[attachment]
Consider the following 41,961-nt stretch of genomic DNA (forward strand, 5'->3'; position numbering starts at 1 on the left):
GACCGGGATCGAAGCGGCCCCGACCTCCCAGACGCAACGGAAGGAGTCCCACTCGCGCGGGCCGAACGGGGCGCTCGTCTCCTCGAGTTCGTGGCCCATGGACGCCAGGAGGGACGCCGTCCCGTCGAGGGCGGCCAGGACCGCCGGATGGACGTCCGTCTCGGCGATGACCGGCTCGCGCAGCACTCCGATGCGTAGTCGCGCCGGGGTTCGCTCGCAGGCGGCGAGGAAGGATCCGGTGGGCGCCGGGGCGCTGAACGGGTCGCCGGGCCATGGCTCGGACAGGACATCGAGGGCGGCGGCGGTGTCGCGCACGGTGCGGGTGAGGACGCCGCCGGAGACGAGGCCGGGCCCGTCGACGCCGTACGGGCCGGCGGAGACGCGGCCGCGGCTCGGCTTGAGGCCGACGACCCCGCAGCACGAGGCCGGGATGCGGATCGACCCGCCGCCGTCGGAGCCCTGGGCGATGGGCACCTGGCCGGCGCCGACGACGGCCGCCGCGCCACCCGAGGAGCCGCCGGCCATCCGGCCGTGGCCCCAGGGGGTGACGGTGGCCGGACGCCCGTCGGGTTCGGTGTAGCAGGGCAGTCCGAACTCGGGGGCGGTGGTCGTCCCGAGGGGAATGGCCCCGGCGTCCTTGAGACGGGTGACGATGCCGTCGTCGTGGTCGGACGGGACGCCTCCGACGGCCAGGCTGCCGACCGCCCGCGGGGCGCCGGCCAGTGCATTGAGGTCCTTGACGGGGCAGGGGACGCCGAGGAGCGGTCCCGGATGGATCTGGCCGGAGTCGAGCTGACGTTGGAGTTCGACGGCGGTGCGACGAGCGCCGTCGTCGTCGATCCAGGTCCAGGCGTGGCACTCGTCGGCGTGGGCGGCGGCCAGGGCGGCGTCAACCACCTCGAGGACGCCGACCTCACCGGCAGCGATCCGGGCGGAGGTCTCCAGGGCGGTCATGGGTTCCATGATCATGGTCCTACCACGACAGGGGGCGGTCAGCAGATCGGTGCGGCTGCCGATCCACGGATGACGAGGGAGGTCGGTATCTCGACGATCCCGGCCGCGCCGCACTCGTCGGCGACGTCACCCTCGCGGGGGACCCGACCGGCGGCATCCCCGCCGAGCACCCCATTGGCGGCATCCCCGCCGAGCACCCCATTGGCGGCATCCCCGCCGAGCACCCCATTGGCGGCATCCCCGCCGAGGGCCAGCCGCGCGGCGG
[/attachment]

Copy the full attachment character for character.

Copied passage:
Consider the following 41,961-nt stretch of genomic DNA (forward strand, 5'->3'; position numbering starts at 1 on the left):
GACCGGGATCGAAGCGGCCCCGACCTCCCAGACGCAACGGAAGGAGTCCCACTCGCGCGGGCCGAACGGGGCGCTCGTCTCCTCGAGTTCGTGGCCCATGGACGCCAGGAGGGACGCCGTCCCGTCGAGGGCGGCCAGGACCGCCGGATGGACGTCCGTCTCGGCGATGACCGGCTCGCGCAGCACTCCGATGCGTAGTCGCGCCGGGGTTCGCTCGCAGGCGGCGAGGAAGGATCCGGTGGGCGCCGGGGCGCTGAACGGGTCGCCGGGCCATGGCTCGGACAGGACATCGAGGGCGGCGGCGGTGTCGCGCACGGTGCGGGTGAGGACGCCGCCGGAGACGAGGCCGGGCCCGTCGACGCCGTACGGGCCGGCGGAGACGCGGCCGCGGCTCGGCTTGAGGCCGACGACCCCGCAGCACGAGGCCGGGATGCGGATCGACCCGCCGCCGTCGGAGCCCTGGGCGATGGGCACCTGGCCGGCGCCGACGACGGCCGCCGCGCCACCCGAGGAGCCGCCGGCCATCCGGCCGTGGCCCCAGGGGGTGACGGTGGCCGGACGCCCGTCGGGTTCGGTGTAGCAGGGCAGTCCGAACTCGGGGGCGGTGGTCGTCCCGAGGGGAATGGCCCCGGCGTCCTTGAGACGGGTGACGATGCCGTCGTCGTGGTCGGACGGGACGCCTCCGACGGCCAGGCTGCCGACCGCCCGCGGGGCGCCGGCCAGTGCATTGAGGTCCTTGACGGGGCAGGGGACGCCGAGGAGCGGTCCCGGATGGATCTGGCCGGAGTCGAGCTGACGTTGGAGTTCGACGGCGGTGCGACGAGCGCCGTCGTCGTCGATCCAGGTCCAGGCGTGGCACTCGTCGGCGTGGGCGGCGGCCAGGGCGGCGTCAACCACCTCGAGGACGCCGACCTCACCGGCAGCGATCCGGGCGGAGGTCTCCAGGGCGGTCATGGGTTCCATGATCATGGTCCTACCACGACAGGGGGCGGTCAGCAGATCGGTGCGGCTGCCGATCCACGGATGACGAGGGAGGTCGGTATCTCGACGATCCCGGCCGCGCCGCACTCGTCGGCGACGTCACCCTCGCGGGGGACCCGACCGGCGGCATCCCCGCCGAGCACCCCATTGGCGGCATCCCCGCCGAGCACCCCATTGGCGGCATCCCCGCCGAGCACCCCATTGGCGGCATCCCCGCCGAGGGCCAGCCGCGCGGCGG